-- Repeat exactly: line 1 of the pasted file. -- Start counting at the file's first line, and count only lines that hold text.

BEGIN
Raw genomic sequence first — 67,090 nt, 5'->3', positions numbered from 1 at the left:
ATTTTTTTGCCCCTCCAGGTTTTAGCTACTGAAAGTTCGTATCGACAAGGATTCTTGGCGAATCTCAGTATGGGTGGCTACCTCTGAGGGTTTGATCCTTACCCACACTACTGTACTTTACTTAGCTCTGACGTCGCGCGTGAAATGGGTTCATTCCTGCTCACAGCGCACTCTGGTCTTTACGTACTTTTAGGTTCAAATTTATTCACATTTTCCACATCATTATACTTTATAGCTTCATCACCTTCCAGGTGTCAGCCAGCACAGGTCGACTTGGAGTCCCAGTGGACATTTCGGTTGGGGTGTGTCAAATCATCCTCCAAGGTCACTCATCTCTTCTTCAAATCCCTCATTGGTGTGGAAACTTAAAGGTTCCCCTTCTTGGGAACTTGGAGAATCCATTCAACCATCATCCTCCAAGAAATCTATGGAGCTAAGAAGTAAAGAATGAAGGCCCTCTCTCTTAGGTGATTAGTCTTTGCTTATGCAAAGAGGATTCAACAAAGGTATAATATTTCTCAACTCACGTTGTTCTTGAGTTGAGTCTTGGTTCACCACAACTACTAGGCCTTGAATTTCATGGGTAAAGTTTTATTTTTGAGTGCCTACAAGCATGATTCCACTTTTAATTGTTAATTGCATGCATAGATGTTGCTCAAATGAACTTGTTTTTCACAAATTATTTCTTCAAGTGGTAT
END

Raw genomic sequence first — 67,090 nt, 5'->3', positions numbered from 1 at the left: